Our avian friends can make excellent pets and companions if cared for properly. However, bird ownership can also have many pitfalls that many owners may not realize. The following handout details a few basic steps and precautions to help ensure your feathered friend is healthy and safe.
Proper avian care begins with their housing situation. Many issues we routinely encounter within avian species originates from a cage that is too small or inappropriate for the species of bird in question. In general, large cages allow for better overall activity levels and more opportunities for mental stimulation. Bigger is nearly always better when it comes to bird housing – just be certain that any slats or bars on the cage or enclosure are appropriately sized to make sure your bird cannot escape. It is also important to provide a variety of perches and toys for your bird, as this will help to provide a stimulating and interactive environment. Use caution, however, in providing this interactive environment. Ensure any toys provided are safe as the string from rope toys often frays and can become tangled around your bird, often leading to serious injuries. Cages should be kept as clean as possible.
Diet is extremely important to the health and wellbeing of your bird. Common bird diets that are primarily seed-based are nearly always deficient in many minerals and nutrients, especially vitamin A. Birds should be fed a high-quality pelleted diet in place of seed based diets whenever possible. Bird diets should also be supplemented with a variety of fresh fruits and vegetables on a daily basis. Some healthy fruits and vegetables to give to your bird include papaya, mango, carrots, sweet potatoes, pumpkin, and spinach. Seeds and nuts should not constitute more than 10-20% of your bird’s diet but can be suitable as the occasional treat. If transitioning your bird to a new food, please be cautious and transition gradually. Birds are well known to be picky eaters and often will refuse new foods if not introduced properly. Please contact us for further recommendations if your bird is having difficulty transitioning diets.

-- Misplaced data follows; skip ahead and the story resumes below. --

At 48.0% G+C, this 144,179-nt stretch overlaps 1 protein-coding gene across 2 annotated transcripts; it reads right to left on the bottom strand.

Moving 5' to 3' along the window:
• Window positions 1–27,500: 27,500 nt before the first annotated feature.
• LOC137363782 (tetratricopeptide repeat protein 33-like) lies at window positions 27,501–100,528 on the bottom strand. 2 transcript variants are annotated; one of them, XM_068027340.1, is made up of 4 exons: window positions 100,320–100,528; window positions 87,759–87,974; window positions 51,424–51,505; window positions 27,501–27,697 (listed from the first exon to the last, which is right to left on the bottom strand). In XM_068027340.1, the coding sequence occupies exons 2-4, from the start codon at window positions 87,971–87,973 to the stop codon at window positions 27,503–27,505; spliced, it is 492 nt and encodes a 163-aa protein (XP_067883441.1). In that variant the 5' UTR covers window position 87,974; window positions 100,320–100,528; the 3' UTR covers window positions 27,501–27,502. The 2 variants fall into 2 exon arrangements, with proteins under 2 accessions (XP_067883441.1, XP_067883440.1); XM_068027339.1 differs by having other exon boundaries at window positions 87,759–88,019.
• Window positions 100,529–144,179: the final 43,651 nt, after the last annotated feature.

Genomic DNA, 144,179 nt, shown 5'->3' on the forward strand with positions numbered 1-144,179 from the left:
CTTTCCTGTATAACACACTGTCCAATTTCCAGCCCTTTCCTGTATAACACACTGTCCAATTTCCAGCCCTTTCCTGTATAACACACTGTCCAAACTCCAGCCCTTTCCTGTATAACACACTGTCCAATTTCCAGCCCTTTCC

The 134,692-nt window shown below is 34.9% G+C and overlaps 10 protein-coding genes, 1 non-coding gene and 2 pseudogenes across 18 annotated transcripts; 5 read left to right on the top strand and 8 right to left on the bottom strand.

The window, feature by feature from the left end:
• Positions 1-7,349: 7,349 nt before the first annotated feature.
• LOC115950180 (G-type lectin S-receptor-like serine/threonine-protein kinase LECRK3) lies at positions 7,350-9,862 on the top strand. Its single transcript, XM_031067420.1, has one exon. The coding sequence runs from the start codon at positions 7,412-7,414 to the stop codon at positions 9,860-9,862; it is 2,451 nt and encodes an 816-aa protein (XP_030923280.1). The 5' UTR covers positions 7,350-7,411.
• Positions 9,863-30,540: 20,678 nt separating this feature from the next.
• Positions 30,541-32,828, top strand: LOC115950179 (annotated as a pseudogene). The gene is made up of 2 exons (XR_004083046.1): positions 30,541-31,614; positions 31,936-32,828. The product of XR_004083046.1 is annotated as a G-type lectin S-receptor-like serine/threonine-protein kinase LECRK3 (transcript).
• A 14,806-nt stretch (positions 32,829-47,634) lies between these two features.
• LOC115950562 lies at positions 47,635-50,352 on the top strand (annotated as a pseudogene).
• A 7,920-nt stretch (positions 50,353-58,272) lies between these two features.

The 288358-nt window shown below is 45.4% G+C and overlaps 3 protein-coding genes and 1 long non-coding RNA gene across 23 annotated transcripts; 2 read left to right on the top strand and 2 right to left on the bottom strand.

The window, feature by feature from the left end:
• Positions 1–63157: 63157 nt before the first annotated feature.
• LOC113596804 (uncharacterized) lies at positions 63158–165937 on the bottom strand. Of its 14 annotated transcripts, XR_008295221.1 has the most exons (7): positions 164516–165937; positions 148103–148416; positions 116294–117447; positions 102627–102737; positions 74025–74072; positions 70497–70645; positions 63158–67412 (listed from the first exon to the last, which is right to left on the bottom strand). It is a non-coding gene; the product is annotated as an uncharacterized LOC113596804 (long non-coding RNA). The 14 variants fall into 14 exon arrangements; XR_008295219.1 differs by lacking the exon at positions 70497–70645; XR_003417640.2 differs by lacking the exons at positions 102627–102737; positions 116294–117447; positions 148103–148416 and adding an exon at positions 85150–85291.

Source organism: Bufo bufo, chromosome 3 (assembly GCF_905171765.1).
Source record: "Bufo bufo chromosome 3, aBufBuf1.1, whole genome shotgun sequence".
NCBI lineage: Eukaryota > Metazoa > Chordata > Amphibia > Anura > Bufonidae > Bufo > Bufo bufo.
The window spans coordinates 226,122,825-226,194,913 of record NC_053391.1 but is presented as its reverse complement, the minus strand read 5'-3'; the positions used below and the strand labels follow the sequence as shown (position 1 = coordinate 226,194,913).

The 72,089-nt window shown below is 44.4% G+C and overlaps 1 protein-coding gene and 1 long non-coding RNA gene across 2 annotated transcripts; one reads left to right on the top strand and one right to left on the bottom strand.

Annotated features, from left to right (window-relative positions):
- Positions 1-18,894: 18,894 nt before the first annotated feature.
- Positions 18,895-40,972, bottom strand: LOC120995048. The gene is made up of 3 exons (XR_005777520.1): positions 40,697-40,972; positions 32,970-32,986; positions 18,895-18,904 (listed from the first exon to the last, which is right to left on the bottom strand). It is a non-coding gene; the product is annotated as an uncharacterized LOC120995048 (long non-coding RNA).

Certain foods can be quite toxic to birds and should be avoided. Chocolate, avocado, onions, garlic, comfrey, apple seeds, cherry seeds, and sugar-free candies are all known to be dangerous and in some cases even deadly to birds. Although not toxic, dairy products can commonly lead to diarrhea in birds. If there is ever a question about the safety of a food, please reach out to your veterinarian.
Common Dangers to Birds:
With their unique behavioral qualities, ability to fly, and highly specialized anatomy, birds face many unique dangers around the house. Flighted birds can often be injured by objects such as ceiling fans, curtains, and blinders, and can also be in danger of landing on unsafe objects such as curling irons, hair straighteners, light bulbs and stovetops. Common household cleaners, aerosol sprays, nail polishes, paints, and tobacco smoke can all provide extremely irritating odors to birds that in some cases lead to respiratory disease and even death. Even everyday scented objects such as glade plug-ins, scented candles, essential oils, and dog and cat behavioral diffusers to can pose a threat to birds. Non-stick Teflon coatings on cook wear, which is released into the air when cooking, is known to be highly toxic to birds. Standing water can be dangerous to birds as well, so be sure to close toilet lids and make sure sinks are drained before letting your bird out of their enclosure.
Other pets in your household may pose a risk to your bird as well. Any dog or cat scratches or bites need medical evaluation immediately. Birds should not be around cat litter boxes, as eating the litter granules can cause major issues. Birds that are housed together can sometimes become aggressive towards one another and can even cause major injuries.
Signs of Illness in Birds
Birds are notorious for hiding symptoms of disease or illness. If your bird is showing any signs of lethargy, appetite changes or difficulty eating or drinking, nasal discharge, or diarrhea, please contact a veterinarian. Birds also frequently develop feather issues when sick. This can include dull plumage, a puffed appearance, or the loss of feathers. Changes in vocalization habits may be a sign of illness in some species of bird as well.
We Are Here To Help!
Please contact us if you have any issues or concerns about your bird. Our skilled staff is happy to help in any way we can. If we are unable to assist you, we are also able to provide referrals to other clinics.